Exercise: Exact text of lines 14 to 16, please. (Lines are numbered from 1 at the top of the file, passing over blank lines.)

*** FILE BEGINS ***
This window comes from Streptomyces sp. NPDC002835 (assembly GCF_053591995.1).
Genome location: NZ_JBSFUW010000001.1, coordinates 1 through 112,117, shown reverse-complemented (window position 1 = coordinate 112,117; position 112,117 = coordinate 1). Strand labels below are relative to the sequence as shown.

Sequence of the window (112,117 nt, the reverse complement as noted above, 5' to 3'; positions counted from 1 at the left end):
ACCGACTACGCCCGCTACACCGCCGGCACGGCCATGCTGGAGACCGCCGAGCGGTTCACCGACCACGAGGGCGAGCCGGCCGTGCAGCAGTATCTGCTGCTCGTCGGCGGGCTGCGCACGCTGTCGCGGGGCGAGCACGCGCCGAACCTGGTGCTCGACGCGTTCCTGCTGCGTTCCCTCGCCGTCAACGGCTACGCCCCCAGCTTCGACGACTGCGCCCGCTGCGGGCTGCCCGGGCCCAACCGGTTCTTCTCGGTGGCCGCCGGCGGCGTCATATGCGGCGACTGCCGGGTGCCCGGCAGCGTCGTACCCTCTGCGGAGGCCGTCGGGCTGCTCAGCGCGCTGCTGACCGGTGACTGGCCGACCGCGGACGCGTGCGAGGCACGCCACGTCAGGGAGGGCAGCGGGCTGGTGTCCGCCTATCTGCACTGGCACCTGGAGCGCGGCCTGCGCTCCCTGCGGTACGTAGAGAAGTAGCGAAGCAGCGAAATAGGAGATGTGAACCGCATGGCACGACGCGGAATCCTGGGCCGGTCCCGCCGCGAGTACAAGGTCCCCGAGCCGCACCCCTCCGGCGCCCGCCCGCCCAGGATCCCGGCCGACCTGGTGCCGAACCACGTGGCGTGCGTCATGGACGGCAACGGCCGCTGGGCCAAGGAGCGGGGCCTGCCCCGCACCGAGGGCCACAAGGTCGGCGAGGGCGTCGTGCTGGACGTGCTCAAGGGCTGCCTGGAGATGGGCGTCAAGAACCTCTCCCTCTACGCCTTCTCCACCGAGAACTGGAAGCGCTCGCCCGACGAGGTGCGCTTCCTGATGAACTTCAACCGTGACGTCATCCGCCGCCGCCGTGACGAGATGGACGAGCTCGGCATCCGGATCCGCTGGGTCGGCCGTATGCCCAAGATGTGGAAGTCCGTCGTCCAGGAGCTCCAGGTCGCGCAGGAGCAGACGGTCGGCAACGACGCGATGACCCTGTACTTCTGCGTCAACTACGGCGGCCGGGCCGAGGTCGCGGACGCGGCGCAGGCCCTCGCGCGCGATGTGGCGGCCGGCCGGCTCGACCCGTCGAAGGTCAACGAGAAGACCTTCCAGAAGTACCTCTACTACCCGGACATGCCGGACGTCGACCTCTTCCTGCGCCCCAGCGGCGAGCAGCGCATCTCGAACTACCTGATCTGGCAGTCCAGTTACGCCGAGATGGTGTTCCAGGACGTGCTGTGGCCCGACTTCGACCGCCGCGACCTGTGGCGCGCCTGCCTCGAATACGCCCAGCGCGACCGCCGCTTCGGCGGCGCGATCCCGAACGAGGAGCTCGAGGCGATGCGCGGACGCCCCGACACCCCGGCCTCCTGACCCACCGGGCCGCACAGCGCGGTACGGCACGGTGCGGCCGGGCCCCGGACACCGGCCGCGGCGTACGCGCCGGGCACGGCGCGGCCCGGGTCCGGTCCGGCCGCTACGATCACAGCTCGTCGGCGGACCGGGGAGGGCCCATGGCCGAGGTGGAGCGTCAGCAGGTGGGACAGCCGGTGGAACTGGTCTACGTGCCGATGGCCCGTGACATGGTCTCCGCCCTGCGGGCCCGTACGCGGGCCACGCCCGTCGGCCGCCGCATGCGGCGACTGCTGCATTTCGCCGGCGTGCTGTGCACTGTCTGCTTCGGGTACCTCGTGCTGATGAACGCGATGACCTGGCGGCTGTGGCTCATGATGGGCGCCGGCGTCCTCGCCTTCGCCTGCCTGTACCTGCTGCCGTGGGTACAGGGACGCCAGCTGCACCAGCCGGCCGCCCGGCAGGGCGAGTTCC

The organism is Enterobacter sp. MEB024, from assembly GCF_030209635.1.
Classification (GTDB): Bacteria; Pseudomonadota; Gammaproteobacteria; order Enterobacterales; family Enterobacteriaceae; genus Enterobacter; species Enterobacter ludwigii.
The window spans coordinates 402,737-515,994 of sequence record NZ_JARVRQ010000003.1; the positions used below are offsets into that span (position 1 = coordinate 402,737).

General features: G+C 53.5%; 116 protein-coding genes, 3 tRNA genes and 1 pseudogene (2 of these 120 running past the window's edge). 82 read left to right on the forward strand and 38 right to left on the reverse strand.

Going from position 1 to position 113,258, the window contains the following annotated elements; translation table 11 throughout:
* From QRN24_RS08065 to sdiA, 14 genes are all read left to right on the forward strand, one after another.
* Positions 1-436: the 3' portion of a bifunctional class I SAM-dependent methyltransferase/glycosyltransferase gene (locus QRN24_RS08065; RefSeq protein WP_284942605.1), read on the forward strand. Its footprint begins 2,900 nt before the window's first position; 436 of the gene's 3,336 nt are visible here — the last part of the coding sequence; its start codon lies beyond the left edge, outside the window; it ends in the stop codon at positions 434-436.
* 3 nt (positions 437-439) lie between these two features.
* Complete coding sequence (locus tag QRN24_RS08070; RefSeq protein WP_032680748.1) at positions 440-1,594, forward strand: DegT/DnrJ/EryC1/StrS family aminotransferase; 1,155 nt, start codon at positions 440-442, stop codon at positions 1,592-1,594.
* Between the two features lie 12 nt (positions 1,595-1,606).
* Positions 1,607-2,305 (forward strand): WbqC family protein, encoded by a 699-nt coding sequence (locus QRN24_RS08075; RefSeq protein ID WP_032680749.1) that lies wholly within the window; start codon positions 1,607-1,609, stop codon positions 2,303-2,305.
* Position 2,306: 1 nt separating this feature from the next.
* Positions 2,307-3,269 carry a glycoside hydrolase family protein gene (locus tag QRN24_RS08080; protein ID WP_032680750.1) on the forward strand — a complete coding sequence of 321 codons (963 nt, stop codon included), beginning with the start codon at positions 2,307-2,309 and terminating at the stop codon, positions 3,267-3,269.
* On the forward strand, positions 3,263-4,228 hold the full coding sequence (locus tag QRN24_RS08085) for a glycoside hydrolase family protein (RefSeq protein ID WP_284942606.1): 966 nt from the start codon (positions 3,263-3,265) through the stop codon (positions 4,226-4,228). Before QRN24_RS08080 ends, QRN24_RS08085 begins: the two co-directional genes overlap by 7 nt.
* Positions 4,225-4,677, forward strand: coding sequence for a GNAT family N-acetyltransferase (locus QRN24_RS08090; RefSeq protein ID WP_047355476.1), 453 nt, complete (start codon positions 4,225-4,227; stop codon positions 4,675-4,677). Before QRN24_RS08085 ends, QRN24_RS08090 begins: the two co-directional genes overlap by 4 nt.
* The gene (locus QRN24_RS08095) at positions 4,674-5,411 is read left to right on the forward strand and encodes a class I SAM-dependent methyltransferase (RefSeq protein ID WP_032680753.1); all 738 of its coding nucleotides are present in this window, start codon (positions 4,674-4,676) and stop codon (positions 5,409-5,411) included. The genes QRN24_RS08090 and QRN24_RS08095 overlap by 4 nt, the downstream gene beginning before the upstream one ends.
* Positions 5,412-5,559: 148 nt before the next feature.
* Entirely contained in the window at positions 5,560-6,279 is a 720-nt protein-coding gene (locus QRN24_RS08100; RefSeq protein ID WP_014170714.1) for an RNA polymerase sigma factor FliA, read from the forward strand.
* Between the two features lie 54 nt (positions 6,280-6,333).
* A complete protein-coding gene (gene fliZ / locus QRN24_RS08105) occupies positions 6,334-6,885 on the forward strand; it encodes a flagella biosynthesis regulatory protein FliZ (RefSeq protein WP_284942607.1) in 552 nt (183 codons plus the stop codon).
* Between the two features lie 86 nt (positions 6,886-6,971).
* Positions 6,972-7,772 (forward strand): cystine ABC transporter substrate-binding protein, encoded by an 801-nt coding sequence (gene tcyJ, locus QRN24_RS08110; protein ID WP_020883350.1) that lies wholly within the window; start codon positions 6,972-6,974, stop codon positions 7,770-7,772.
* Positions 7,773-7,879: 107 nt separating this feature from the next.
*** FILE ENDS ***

* Between the two features lie 12 nt (positions 1,595-1,606).
* Positions 1,607-2,305 (forward strand): WbqC family protein, encoded by a 699-nt coding sequence (locus QRN24_RS08075; RefSeq protein ID WP_032680749.1) that lies wholly within the window; start codon positions 1,607-1,609, stop codon positions 2,303-2,305.
* Position 2,306: 1 nt separating this feature from the next.